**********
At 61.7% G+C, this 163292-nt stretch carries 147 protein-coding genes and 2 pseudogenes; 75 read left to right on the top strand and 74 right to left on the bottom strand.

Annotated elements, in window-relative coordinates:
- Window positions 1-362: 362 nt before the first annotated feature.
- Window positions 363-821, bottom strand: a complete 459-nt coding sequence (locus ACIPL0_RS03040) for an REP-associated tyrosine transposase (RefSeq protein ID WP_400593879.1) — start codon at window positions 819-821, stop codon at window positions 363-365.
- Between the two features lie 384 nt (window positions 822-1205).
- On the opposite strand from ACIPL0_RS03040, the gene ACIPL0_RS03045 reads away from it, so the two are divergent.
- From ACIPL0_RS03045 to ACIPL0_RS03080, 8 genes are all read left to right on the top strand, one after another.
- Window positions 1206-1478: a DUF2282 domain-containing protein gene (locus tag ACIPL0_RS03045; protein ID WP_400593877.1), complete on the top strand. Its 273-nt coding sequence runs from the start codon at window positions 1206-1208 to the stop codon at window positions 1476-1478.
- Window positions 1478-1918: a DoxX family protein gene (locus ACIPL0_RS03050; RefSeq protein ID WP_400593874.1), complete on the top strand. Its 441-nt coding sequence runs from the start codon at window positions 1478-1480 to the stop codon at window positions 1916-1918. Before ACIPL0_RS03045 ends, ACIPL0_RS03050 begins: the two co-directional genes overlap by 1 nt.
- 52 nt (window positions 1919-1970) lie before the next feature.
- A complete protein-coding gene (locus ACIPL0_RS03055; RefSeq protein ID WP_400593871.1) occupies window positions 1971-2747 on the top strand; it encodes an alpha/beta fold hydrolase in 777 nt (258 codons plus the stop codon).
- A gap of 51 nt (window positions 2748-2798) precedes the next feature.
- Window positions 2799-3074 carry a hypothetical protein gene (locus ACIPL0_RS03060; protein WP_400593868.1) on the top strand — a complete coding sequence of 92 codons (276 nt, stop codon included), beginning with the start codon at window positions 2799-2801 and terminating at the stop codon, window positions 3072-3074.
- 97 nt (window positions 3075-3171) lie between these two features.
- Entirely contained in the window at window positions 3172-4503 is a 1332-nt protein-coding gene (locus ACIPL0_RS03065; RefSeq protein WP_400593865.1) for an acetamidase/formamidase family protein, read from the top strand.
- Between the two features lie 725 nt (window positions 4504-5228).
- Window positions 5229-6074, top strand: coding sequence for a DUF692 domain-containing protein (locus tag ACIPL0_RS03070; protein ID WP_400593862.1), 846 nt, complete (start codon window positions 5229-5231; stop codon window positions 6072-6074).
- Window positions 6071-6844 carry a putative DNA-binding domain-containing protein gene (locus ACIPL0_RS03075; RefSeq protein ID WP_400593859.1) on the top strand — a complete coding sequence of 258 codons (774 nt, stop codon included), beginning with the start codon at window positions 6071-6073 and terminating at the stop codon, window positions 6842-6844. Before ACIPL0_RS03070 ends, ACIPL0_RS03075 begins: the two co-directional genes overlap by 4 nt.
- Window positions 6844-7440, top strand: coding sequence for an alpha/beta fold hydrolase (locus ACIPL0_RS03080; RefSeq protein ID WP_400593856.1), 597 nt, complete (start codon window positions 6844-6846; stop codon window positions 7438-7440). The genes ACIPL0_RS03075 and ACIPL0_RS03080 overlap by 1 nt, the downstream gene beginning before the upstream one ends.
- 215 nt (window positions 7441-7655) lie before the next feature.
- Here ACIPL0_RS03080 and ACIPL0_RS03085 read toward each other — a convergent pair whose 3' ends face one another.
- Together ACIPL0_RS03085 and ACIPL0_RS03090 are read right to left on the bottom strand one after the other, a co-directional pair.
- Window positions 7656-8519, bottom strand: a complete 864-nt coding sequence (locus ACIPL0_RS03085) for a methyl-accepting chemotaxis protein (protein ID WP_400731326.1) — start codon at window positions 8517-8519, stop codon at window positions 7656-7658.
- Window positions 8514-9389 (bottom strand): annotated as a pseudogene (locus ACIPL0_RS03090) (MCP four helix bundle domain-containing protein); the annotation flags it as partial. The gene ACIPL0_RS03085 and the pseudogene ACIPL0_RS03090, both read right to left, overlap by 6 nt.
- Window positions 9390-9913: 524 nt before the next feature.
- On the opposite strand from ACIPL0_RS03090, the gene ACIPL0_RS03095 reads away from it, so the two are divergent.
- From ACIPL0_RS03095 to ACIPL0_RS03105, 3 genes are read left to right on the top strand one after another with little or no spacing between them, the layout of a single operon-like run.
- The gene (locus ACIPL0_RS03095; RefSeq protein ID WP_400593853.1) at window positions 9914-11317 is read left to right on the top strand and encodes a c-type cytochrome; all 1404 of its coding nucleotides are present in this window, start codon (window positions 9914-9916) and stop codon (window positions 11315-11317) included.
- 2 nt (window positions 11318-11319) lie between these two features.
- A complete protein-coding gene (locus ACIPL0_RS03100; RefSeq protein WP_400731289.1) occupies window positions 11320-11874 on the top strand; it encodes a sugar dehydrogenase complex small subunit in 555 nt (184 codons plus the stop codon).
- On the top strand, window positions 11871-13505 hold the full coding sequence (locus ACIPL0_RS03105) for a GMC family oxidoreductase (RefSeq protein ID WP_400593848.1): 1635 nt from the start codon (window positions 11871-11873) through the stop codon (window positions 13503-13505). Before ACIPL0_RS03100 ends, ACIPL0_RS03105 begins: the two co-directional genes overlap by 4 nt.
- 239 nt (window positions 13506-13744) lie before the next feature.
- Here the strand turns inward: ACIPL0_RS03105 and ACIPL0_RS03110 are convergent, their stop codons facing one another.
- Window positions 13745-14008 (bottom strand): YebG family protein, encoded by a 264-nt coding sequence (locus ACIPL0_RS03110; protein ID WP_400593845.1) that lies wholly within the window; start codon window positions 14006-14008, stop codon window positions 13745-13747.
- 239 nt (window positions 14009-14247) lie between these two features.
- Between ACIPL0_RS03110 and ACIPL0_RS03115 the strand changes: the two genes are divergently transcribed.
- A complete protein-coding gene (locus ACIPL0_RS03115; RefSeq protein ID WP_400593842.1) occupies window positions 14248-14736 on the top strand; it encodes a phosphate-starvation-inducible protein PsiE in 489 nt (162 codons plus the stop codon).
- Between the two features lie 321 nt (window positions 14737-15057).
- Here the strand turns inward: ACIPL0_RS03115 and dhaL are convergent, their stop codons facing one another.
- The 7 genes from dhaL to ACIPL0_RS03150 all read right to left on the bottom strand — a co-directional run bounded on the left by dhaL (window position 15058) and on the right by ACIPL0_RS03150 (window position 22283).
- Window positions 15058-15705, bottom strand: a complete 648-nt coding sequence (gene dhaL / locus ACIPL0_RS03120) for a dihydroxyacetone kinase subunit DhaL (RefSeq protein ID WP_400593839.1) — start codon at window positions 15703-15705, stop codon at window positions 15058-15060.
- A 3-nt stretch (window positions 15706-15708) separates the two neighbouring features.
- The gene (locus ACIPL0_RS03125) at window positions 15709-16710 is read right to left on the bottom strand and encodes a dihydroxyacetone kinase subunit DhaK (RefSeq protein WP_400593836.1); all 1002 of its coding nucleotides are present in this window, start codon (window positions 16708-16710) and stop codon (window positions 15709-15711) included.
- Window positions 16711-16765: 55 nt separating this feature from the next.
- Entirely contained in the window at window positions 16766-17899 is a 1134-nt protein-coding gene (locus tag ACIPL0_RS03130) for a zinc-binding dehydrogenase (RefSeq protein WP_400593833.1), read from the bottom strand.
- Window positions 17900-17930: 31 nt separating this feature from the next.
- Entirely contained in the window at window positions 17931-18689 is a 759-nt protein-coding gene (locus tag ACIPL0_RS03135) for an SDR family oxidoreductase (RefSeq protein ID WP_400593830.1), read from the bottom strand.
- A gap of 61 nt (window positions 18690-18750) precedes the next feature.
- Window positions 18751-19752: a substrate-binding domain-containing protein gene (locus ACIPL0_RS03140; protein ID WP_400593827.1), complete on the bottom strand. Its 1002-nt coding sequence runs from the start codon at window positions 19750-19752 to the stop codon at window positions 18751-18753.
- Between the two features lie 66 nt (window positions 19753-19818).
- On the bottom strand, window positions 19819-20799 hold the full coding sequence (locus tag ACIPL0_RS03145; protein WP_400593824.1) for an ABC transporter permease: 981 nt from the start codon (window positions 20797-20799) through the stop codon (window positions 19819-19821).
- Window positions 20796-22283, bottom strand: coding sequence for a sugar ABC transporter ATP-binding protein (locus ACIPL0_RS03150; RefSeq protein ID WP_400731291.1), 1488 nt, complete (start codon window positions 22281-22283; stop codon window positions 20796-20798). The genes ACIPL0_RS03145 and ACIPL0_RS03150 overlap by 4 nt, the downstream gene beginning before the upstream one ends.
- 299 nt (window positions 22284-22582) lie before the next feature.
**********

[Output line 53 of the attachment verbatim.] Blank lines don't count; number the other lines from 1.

- 299 nt (window positions 22284-22582) lie before the next feature.